25,060 lawyers on the rank and file federal agency payroll with a job classification of ‘general attorney’ cost taxpayers $3.3 billion last year and $26.2 billion since 2007, plus $130 million in bonuses
The average federal lawyer ‘earned’ $132,817.06 plus bonuses in FY2014.
The number of federal lawyers exceeds the total public payroll headcount of twelve states including Alaska (25,050); Delaware (23,249); Idaho (20,270); Maine (18,602); Maryland (16,877); Nevada (24,524); New Hampshire (14,694); North Dakota (15,742); Rhode Island (17,073); South Dakota (12,774); Vermont (13,289); and Wyoming (8,500).
If the feds were a private-sector law firm, they would exceed the TOP 7 Largest Private Law Firms – combined (24,411): Baker & McKenzie (4,363); Yingke (4,153); DLA Piper (3,702); Dacheng (3,700); Norton Rose Fulbright (3,461); CMS Legal Service (2,522); and Jones Day (2,510).
More than half of the lawyers are located inside the Washington, D.C. beltway.
The smartest people do just about everything better than most everyone else. They write better, plan better, and reason better. They are better, until it comes to running a business. Then, they are not better; they are screwed.
good chart with numbers - US estimate 15$ - charges over the map - charts on political support - recommended by Krugman.
Something like total surrender of authority as a Republican leader:
We’ll probably need a new national story. Up until now, America’s story has been some version of the rags-to-riches story, the lone individual who rises from the bottom through pluck and work. But that story isn’t working for people anymore, especially for people who think the system is rigged.
I don’t know what the new national story will be, but maybe it will be less individualistic and more redemptive. Maybe it will be a story about communities that heal those who suffer from addiction, broken homes, trauma, prison and loss, a story of those who triumph over the isolation, social instability and dislocation so common today.
We’ll probably need a new definition of masculinity, too.
at any given time there are generally more than 50,000 merchant ships on the high seas, moving goods and commodities all over the place.
>An interactive map, created by the data-visualisation firm Kiln and University College London's Energy Institute, shows the movements of all ships in the global merchant fleet during 2012, the most recent year with complete data. It illustrates the vast scale of shipping, as well as the complex nature of the industry, using a series of filters.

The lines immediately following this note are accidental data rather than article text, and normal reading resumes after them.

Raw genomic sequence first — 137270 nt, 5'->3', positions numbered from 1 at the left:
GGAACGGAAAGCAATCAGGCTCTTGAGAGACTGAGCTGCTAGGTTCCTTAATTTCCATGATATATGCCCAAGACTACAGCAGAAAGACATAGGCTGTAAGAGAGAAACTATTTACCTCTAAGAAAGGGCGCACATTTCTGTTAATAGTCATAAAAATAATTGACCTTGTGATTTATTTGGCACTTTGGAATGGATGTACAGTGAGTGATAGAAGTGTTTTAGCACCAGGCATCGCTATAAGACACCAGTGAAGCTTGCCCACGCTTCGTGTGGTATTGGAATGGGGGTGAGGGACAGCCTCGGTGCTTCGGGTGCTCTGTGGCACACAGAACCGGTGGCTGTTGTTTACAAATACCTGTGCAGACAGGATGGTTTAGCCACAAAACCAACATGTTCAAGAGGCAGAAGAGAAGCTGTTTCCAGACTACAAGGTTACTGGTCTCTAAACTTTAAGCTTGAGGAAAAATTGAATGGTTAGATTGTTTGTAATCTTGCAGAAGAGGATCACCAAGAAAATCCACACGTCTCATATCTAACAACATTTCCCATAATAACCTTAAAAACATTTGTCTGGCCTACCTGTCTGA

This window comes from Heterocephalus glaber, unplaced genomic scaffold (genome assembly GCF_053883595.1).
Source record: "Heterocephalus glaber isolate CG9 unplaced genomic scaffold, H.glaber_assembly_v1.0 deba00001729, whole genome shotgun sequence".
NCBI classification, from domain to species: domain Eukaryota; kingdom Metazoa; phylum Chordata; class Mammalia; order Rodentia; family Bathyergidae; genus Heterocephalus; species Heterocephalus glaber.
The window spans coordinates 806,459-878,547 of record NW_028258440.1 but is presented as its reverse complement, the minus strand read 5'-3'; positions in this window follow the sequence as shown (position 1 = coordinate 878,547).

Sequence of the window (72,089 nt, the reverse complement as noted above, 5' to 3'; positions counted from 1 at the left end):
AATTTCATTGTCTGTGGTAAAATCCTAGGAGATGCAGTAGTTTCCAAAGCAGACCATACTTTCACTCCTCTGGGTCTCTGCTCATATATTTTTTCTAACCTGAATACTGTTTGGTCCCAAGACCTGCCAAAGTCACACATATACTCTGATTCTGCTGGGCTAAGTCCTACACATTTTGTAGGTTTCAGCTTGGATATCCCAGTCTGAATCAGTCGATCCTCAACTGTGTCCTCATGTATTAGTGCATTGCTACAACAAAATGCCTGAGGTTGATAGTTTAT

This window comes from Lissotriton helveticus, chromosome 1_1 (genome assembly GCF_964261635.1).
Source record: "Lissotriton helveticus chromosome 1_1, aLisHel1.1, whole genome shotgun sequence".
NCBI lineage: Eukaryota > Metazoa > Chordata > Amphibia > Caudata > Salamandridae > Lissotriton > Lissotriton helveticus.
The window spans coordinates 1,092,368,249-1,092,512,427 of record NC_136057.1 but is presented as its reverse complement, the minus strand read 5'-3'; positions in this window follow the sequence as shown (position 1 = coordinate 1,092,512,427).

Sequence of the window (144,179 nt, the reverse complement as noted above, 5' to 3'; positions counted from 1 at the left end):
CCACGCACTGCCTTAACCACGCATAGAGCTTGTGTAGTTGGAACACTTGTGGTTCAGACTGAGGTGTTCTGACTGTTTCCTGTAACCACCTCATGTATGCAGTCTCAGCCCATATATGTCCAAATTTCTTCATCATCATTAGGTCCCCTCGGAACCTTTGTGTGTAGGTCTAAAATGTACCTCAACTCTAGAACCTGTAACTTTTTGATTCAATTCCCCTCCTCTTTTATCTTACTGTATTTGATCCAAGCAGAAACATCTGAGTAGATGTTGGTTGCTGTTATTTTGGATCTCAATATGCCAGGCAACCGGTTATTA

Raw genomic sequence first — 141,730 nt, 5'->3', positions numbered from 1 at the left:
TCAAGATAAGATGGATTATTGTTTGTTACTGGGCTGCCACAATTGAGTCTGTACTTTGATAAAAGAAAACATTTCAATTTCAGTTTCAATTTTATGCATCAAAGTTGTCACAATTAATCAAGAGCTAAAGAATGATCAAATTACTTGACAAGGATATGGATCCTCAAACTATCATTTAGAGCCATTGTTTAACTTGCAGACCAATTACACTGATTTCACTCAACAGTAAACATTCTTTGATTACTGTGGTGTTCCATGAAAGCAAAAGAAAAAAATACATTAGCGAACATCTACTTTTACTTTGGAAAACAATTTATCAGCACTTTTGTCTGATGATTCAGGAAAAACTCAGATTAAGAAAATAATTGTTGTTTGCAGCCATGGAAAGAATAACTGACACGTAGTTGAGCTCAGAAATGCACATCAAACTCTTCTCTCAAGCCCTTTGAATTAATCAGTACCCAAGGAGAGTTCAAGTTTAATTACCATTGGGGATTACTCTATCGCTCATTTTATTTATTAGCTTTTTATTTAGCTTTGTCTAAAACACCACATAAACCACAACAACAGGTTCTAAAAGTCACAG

Talking to yourself makes your brain work more efficiently
In one experiment, Swigley and Lupya gave 20 people the name of an object (like a loaf of bread or an apple), which they were told to find in the supermarket. During the first set of trials, the participants were bound to silence. In the second set, they repeated the object’s name out loud as they looked for it in the store.
Test subjects found the object with greater ease when they spoke to themselves while searching. Saying things out loud sparks memory. It solidifies the end game and makes it tangible.
These guys know a lot - and know each other.
But what makes a job "good" or "great?" Gallup's definition is simple. A good job is one that includes at least 30 hours of consistent weekly work and a paycheck from an employer — in other words, a full-time job. Based on that definition, an estimated 1.3 billion of the world's 5 billion adults have good jobsull-time workers who also enjoyed what they do are the ones with great jobs, according to Gallup.Globally, the share of adults in a country who hold great jobs rarely surpasses 10 percent. In fact, only six of 130 countries are at or above that threshold. They are Panama, the United States, Russia, Uzbekistan, Mongolia and Chile.
It is a time of turbulence for the hedge fund industry, where some of the biggest names have reported double-digit losses. Last year, firms fell deeply into the red after wide swings in certain so-called hedge fund hotel stocks, leading what Daniel S. Loeb of Third Point Management called a “hedge fund killing field” in a recent investor letter.
The total value of hedge fund positions in SunEdison, which once accounted for 66 percent of the company’s shares, is now worth just $15 million after its bankruptcy filing, according to FactSet, the financial research firm. Before hedge funds began selling their SunEdison shares last year, the value of all of those firms’ holdings was $3.5 billion.
The losses are worse with Valeant. At the beginning of 2015, hedge funds owned about 23 percent of the company’s shares. Today, the market value of the industry’s holdings in Valeant have fallen by $7.3 billion even as hedge funds bought more, according to FactSet.
But as Cook suggested at Apple's shareholder meeting earlier this year, when it finds a company it likes, it will gladly buy it no matter its size — even if it has to spend a good chunk of its $233 billion in cash reserves.